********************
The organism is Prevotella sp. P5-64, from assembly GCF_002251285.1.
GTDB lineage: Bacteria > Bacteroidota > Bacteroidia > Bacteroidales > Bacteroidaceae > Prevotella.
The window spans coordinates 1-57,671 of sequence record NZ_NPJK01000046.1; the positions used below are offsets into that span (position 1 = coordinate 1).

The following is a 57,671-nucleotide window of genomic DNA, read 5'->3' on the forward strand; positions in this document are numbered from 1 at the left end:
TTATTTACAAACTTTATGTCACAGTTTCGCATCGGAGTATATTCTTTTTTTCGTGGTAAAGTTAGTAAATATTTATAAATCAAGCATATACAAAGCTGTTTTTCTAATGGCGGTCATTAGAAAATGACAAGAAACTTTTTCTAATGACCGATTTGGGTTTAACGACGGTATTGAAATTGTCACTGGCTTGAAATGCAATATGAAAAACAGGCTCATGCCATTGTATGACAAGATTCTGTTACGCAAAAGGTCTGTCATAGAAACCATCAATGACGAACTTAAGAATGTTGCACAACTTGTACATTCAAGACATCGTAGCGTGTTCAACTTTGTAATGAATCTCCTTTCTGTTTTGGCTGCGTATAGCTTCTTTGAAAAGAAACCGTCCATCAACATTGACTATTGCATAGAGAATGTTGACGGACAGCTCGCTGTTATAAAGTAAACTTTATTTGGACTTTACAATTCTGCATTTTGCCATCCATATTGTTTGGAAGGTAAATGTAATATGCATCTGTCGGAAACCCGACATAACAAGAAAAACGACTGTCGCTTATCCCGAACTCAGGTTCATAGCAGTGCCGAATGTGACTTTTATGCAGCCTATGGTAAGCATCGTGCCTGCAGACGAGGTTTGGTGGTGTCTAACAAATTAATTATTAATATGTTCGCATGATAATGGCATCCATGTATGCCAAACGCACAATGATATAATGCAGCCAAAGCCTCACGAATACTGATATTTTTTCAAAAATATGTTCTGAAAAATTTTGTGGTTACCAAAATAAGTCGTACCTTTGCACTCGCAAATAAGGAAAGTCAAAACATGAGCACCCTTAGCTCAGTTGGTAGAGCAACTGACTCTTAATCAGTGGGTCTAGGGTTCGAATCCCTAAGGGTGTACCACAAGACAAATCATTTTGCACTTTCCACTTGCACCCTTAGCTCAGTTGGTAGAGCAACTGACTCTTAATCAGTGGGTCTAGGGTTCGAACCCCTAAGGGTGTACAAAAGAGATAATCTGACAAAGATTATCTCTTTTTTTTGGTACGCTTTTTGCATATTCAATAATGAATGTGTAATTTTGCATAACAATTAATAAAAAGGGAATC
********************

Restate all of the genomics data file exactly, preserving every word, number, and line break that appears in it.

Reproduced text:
The organism is Prevotella sp. P5-64, from assembly GCF_002251285.1.
GTDB lineage: Bacteria > Bacteroidota > Bacteroidia > Bacteroidales > Bacteroidaceae > Prevotella.
The window spans coordinates 1-57,671 of sequence record NZ_NPJK01000046.1; the positions used below are offsets into that span (position 1 = coordinate 1).

The following is a 57,671-nucleotide window of genomic DNA, read 5'->3' on the forward strand; positions in this document are numbered from 1 at the left end:
TTATTTACAAACTTTATGTCACAGTTTCGCATCGGAGTATATTCTTTTTTTCGTGGTAAAGTTAGTAAATATTTATAAATCAAGCATATACAAAGCTGTTTTTCTAATGGCGGTCATTAGAAAATGACAAGAAACTTTTTCTAATGACCGATTTGGGTTTAACGACGGTATTGAAATTGTCACTGGCTTGAAATGCAATATGAAAAACAGGCTCATGCCATTGTATGACAAGATTCTGTTACGCAAAAGGTCTGTCATAGAAACCATCAATGACGAACTTAAGAATGTTGCACAACTTGTACATTCAAGACATCGTAGCGTGTTCAACTTTGTAATGAATCTCCTTTCTGTTTTGGCTGCGTATAGCTTCTTTGAAAAGAAACCGTCCATCAACATTGACTATTGCATAGAGAATGTTGACGGACAGCTCGCTGTTATAAAGTAAACTTTATTTGGACTTTACAATTCTGCATTTTGCCATCCATATTGTTTGGAAGGTAAATGTAATATGCATCTGTCGGAAACCCGACATAACAAGAAAAACGACTGTCGCTTATCCCGAACTCAGGTTCATAGCAGTGCCGAATGTGACTTTTATGCAGCCTATGGTAAGCATCGTGCCTGCAGACGAGGTTTGGTGGTGTCTAACAAATTAATTATTAATATGTTCGCATGATAATGGCATCCATGTATGCCAAACGCACAATGATATAATGCAGCCAAAGCCTCACGAATACTGATATTTTTTCAAAAATATGTTCTGAAAAATTTTGTGGTTACCAAAATAAGTCGTACCTTTGCACTCGCAAATAAGGAAAGTCAAAACATGAGCACCCTTAGCTCAGTTGGTAGAGCAACTGACTCTTAATCAGTGGGTCTAGGGTTCGAATCCCTAAGGGTGTACCACAAGACAAATCATTTTGCACTTTCCACTTGCACCCTTAGCTCAGTTGGTAGAGCAACTGACTCTTAATCAGTGGGTCTAGGGTTCGAACCCCTAAGGGTGTACAAAAGAGATAATCTGACAAAGATTATCTCTTTTTTTTGGTACGCTTTTTGCATATTCAATAATGAATGTGTAATTTTGCATAACAATTAATAAAAAGGGAATC